I do all this stuff because, after 25 years as a scientist, I still have a sense of wonder about the universe. I want to share that as much as I can with others. Moreover,  I’ve been lucky enough to find a career that allows me to get paid for indulging my scientific curiosity and I’m fully aware that it’s Joe Public that pays for me to do it. I’m happy they do so, and happier still that people will turn up on a rainy night to hear me talk about cosmology or astrophysics. I do this because I love doing science, and want other people to love it  too.

Scientists are wont to play the utilitarian card when asked about why the public should fund fundamental research. Lord Rees did this in his Reith Lectures, in fact. Physics has given us countless spin-offs – TV sets, digital computers,  the internet, you name it – that have created wealth for UK plc out of all proportion to the modest investment it has received. If you think the British government spends too much on science, then perhaps you could try to find the excessive sum on this picture.

Yes, the LHC is expensive but the cost was shared by a large number of countries and was spread over a long time. The financial burden to the UK now amounts to the cost of a cup of coffee per year for each taxpayer in the country. I’d compare this wonderful exercise in friendly international cooperation with the billions we’re about to waste on the Trident nuclear weapons programme which is being built on the assumption that international relations must involve mutual hatred.

This is the sort of argument that gets politicians interested, but scientists must be wary of it. If particle physics is good because it has spin-offs that can be applied in, e.g. medicine, then why not just give the money to medical research?

I’m not often put in situations where I have to answer questions like why we should spend money on astronomy or particle physics but, when I am, I always feel uncomfortable wheeling out the economic impact argument. Not because I don’t believe it’s true, but because I don’t think it’s the real reason for doing science. I know the following argument won’t cut any ice in the Treasury, but it’s what I really think as a scientist (and a human being).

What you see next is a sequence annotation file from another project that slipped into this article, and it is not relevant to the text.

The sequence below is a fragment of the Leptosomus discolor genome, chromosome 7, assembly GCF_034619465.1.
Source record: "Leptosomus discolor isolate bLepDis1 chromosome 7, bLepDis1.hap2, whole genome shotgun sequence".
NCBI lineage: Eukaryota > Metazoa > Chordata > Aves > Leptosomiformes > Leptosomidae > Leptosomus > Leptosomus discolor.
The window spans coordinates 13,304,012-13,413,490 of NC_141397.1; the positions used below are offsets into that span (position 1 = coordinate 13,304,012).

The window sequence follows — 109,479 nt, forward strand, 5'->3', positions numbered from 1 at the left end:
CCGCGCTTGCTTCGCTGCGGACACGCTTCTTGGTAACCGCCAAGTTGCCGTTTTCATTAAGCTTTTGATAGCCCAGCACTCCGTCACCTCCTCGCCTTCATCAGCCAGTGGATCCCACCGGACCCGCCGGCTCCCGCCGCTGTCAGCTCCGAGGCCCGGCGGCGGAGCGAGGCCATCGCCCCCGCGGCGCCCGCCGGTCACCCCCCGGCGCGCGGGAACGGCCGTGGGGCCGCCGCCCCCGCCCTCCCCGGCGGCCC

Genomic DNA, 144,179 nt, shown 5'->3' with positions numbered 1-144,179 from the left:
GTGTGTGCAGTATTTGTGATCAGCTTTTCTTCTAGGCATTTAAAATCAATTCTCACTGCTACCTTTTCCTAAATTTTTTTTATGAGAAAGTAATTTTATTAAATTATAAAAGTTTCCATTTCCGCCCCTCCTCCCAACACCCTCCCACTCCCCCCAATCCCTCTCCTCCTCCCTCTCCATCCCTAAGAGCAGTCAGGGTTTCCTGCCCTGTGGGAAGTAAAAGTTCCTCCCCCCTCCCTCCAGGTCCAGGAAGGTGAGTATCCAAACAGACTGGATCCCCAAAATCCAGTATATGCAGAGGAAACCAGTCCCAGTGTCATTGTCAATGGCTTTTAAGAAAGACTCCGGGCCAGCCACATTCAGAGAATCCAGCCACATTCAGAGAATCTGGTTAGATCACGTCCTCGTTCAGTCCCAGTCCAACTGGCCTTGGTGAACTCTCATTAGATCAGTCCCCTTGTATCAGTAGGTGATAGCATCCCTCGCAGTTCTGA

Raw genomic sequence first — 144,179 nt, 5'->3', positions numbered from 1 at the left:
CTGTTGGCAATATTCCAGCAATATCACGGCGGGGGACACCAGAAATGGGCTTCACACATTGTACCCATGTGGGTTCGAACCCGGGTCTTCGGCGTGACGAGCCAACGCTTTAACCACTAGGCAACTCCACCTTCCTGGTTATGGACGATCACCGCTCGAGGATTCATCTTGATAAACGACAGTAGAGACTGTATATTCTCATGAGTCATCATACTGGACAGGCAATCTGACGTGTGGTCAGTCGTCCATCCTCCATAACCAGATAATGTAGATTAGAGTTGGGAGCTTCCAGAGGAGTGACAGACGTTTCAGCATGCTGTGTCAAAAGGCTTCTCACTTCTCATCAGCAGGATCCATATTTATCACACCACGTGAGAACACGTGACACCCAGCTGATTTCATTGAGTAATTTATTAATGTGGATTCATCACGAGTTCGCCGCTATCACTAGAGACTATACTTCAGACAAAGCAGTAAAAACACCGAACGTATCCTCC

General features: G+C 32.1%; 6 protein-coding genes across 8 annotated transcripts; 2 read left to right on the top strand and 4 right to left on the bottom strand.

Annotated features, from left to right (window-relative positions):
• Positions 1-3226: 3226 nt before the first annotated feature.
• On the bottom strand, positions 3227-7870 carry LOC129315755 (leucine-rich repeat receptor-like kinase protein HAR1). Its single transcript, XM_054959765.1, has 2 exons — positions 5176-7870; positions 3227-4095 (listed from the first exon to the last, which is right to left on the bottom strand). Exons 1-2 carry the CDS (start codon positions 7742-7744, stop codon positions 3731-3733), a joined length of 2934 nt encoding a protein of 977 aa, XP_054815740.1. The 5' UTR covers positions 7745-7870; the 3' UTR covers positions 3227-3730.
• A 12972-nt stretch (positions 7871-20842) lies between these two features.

What makes humans different from other animals? What defines us? I don’t know what the full answer to that is, or even if it has a single answer, but I’d say one of the things that we do is ask questions and try to answer them. Science isn’t the only way we do this. There are many complementary modes of enquiry of which the scientific method is just one. Generally speaking, though, we’re curious creatures.

I think the state should support science but I also think it should support the fine arts, literature, humanities and the rest, for their own sake. Because they’re things we do. They  make us human. Without them we’re just like any other animal that consumes and reproduces.

So the real reason why the government should support science is the song of the Lyre Bird.  No, I don’t mean as an elaborate mating ritual. I don’t think physics will help you pull the birds. What I mean is that even in this materialistic, money-obsessed world we still haven’t lost the  need to wonder, for the joy it brings and for the way it stimulates our minds; science doesn’t inhibit wonder, as Jenkins argues,  it sparks it.

Now, anyone want to see my plumes?

Science, Art and The Song of the Lyre Bird

Posted in Biographical, Science Politics, The Universe and Stuff with tags , , , , , , , on February 10, 2015 by telescoper

I’ve posted this before but I thought I would do so again, just because it’s so marvellous.

I wonder what you felt as you watched it?  What went through your mind? Amusement? Fascination?  I’ll tell you how it was for me when I first saw it.  I marvelled.

Seeing the extraordinary behaviour of this incredible creature filled me with a sense of wonder. But I also began to wonder in another sense too. How did the Lyre Bird evolve its bizarre strategy? How does it learn to be such an accurate mimic? How does it produce such a fascinating variety of sounds? How can there be an evolutionary advantage in luring a potential mate to the sound of foresters and a chainsaw?

The Lyre Bird deploys its resources in such an elaborate and expensive way that you might be inclined to mock it, if all it does is draw females to “look at its plumes”.  I can think of quite a few blokes who adopt not-too-dissimilar strategies, if truth be told. But if you could ask a Lyre Bird it would probably answer that it does this because that’s what it does. The song defines the bird. That’s its nature.